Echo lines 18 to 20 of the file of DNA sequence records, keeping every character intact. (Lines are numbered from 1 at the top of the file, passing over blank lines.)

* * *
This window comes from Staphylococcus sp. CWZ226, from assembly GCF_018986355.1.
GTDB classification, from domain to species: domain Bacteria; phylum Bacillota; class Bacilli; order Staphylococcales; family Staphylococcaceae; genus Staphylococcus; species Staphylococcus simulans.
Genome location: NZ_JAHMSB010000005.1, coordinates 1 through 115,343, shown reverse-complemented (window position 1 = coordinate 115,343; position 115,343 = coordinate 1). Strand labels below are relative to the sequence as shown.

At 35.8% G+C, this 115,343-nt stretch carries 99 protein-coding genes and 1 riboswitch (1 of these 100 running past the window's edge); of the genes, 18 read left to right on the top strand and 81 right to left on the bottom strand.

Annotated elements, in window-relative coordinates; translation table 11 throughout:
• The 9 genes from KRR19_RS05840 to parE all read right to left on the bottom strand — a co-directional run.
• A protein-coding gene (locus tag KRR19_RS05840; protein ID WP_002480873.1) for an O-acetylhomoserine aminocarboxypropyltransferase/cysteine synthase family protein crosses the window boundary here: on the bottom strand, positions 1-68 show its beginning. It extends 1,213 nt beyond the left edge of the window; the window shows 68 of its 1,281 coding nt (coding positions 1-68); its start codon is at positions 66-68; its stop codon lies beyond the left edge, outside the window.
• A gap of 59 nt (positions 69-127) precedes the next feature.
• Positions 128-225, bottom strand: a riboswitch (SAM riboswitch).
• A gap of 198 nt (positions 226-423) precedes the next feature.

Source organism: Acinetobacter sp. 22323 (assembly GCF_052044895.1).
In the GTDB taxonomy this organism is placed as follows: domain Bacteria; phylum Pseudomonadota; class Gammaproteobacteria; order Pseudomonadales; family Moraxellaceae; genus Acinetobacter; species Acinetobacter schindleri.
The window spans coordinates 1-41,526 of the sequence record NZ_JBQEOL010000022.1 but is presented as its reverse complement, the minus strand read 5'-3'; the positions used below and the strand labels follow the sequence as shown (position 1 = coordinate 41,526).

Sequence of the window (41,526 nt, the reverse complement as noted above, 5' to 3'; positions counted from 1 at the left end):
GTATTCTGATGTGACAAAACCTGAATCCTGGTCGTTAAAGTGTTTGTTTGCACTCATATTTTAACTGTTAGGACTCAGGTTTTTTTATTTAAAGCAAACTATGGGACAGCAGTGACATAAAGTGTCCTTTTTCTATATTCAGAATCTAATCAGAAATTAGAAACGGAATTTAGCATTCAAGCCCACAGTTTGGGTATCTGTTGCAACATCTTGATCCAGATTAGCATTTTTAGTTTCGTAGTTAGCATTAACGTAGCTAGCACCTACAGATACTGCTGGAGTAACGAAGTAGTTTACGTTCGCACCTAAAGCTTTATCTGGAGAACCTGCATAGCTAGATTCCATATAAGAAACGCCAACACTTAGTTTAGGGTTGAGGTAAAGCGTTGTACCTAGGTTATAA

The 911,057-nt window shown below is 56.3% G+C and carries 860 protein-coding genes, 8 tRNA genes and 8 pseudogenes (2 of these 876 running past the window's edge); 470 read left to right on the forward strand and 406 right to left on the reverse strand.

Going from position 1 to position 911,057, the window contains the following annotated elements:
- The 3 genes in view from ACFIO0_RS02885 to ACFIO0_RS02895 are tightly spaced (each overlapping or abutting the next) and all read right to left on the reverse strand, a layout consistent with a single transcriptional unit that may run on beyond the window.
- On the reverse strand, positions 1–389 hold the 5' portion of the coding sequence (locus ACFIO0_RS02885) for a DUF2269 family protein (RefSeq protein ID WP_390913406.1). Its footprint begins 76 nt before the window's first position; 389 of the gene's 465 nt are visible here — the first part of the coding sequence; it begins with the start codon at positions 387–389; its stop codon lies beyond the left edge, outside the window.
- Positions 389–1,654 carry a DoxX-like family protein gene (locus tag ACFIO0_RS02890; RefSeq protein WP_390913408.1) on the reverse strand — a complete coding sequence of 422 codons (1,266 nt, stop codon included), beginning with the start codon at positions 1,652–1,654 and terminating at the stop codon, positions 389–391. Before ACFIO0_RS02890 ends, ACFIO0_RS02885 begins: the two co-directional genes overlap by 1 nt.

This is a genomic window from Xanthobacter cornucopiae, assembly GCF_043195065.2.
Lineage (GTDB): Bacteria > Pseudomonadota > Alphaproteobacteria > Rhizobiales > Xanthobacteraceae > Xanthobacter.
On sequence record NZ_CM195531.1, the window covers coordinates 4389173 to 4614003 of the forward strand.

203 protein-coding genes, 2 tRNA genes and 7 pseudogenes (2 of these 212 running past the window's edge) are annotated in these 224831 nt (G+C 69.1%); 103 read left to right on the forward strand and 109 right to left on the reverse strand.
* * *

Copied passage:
- The 3 genes in view from ACFIO0_RS02885 to ACFIO0_RS02895 are tightly spaced (each overlapping or abutting the next) and all read right to left on the reverse strand, a layout consistent with a single transcriptional unit that may run on beyond the window.
- On the reverse strand, positions 1–389 hold the 5' portion of the coding sequence (locus ACFIO0_RS02885) for a DUF2269 family protein (RefSeq protein ID WP_390913406.1). Its footprint begins 76 nt before the window's first position; 389 of the gene's 465 nt are visible here — the first part of the coding sequence; it begins with the start codon at positions 387–389; its stop codon lies beyond the left edge, outside the window.
- Positions 389–1,654 carry a DoxX-like family protein gene (locus tag ACFIO0_RS02890; RefSeq protein WP_390913408.1) on the reverse strand — a complete coding sequence of 422 codons (1,266 nt, stop codon included), beginning with the start codon at positions 1,652–1,654 and terminating at the stop codon, positions 389–391. Before ACFIO0_RS02890 ends, ACFIO0_RS02885 begins: the two co-directional genes overlap by 1 nt.